Abruzzo-Style Polenta Dinner At Lucia Ristorante

Lucia Ristorante, Boston, Mass.

In Boston's North End, way down Hanover Street, stands Lucia Ristorante in the same place it's been since it opened in 1977. Lucia was actually the first restaurant to bring authentic Italian food to the North End (according to their website). Owner Donato and his family hail from the Abruzzo region of Italy and share the foods Abruzzo is known for, such as maccheroni chitarra, as well as innovative new dishes.

I was invited to Lucia for a polenta dinner hosted by Donato. I had never been to Lucia before, and as it was a particularly chilly evening, I was looking forward to the hearty polenta meal and discovering a new restaurant. I had no idea that this dinner would be one of the most fun, laid-back events I'd ever attended.

I met Daisy and Meghan after work, and after unwinding at Daisy's apartment for a little bit before the event, we all walked over together. We were led upstairs to a cozy, brick-wall-lined room with a large communal table set up in the middle. Here we met Donato, who welcomed us with open arms, and some of his family members who also work at the restaurant. Soon, the rest of the guests arrived, and we started on dinner.

As we made our way through course after course, Donato told us about Lucia, his family, and his country and asked us all about ourselves. Often blogger events can be pretty formal, but this just felt like having dinner with friends and family. There was back and forth conversation around the table all evening long.

The meal started with fresh bread and butter and free-flowing red wine, a Sangiovese from Puglia.

Then we were treated to generous antipasti plates full of sharp provolone, prosciutto di parma, marinated roasted peppers, and (my favorite) marinated eggplant.

Antipasti platter at Lucia Ristorante, Boston, Mass.

Next we tried two kinds of bruschetta, one topped with mushrooms and another topped with broccoli rabe. I loved the mushroom topping and the crisp grilled bread and tasted the broccoli rabe even though I am not a huge fan. It was actually prepared in such a way as to not be as bitter as I'm used to.

Mushroom bruschetta at Lucia Ristorante, Boston, Mass.

Donato joked that he was making us some Chinese food that evening as well. When we saw the platters of sautéed shrimp come out, we understood. But instead of having any Asian flavors, these shrimp were doused with balsamic vinegar, which made them sweet and tangy.

Sauteed shrimp at Lucia Ristorante, Boston, Mass.

Then it was time for the reason we were all there: the polenta. In Abruzzo polenta is traditionally made on the coldest day in a big pot over a fire. Polenta is considered peasant fare and could have been topped with something like pig jowl. As opposed to a creamy polenta, which you might be more accustomed to seeing, Abruzzo-style polenta is very thick and is typically spread on boards, topped with an assortment of sauces, and served family style.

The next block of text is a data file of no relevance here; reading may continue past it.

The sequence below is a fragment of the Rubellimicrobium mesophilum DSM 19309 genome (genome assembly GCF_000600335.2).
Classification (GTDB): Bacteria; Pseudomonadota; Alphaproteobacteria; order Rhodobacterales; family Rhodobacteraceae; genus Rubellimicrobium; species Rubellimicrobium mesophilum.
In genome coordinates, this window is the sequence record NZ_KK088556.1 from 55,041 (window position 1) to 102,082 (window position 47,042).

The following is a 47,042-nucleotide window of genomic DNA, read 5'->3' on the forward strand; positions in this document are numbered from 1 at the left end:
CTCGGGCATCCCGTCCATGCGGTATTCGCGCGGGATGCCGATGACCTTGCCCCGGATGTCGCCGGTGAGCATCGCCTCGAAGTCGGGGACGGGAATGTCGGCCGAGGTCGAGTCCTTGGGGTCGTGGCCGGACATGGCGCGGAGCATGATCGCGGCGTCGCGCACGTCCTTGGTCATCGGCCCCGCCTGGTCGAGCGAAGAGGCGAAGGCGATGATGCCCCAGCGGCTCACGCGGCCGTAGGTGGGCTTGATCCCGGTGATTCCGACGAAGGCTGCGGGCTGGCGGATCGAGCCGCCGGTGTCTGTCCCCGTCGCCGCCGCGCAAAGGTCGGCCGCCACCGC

Donato brought us down to the kitchen to see how it's made.

We headed back upstairs and soon large platters of the firm, smooth polenta with an array of toppings were set before us. I first tried the braised rabbit, which permeated the air with the scent of truffles. The gamy meat was served in a mildly sweet gravy. (This was my third time trying rabbit in a matter of weeks!)

Braised rabbit at Lucia Ristorante, Boston, Mass.

Next I took a generous helping of polenta with braised short rib and homemade sausage topping. The tender short ribs and homemade sausages were full of flavor, and while I loved the gravy in the rabbit dish, I loved the red sauce even more.

Polenta with braised short rib and sausage at Lucia Ristorante, Boston, Mass.

The final polenta dish featured a topping of braised lamb shank and pork riblets. I forgot to scoop up some of the pork, but I tried the lamb, which fell easily from the bone.

Polenta with braised lamb shank and pork riblets at Lucia Ristorante, Boston, Mass.

While polenta may be simple peasant food, I found it (and the various toppings) very rich, interesting, flavorful, and, yes, homey and comforting.

No dinner is complete without dessert, and Lucia did not disappoint. Platters of hazelnut cake and coconut and lemon sorbetto soon followed our hearty polenta dinner. The hazelnut cake was grilled and served slightly warm with a bowl of creme anglaise on the side for us to drizzle on top. It was sweet and nutty. Being that it's not so rich, it's something I could also see myself eating for breakfast. The lemon sorbetto was smooth and tasty, but the coconut sorbetto stole the show for me with its very natural coconut flavor.

Desserts at Lucia Ristorante, Boston, Mass.

And because we were at an Italian restaurant, I felt I couldn't leave without a steaming cup of Italian coffee. It was just the thing to cut the sweet sorbettos. (I probably should have asked for decaf, though, as it was almost 9 p.m. Oops!)

This was a wonderful dinner in so many ways. The food was impressive in spite of its simplicity and we learned so much. We felt like we were sitting down to dinner with family, and I hope I'm not being too optimistic when I say I'm really hoping that all of our meals in Italy will be just like this one!

Thank you so much to Donato and everyone at Lucia for treating us to such a special evening!

This dinner was complimentary but as always my opinions are my own.

While the dishes we tried are not on Lucia's regular menu, they are thinking about hosting a monthly polenta dinner, so you could soon have the opportunity to try this fabulous Abruzzo staple too!

One thing that came up at the dinner was whether people would just want a quick tour of the kitchen like we got or whether they'd like to actually learn to cook some dishes and then dine on those dishes. I would love to get into the kitchen and cook. What about you?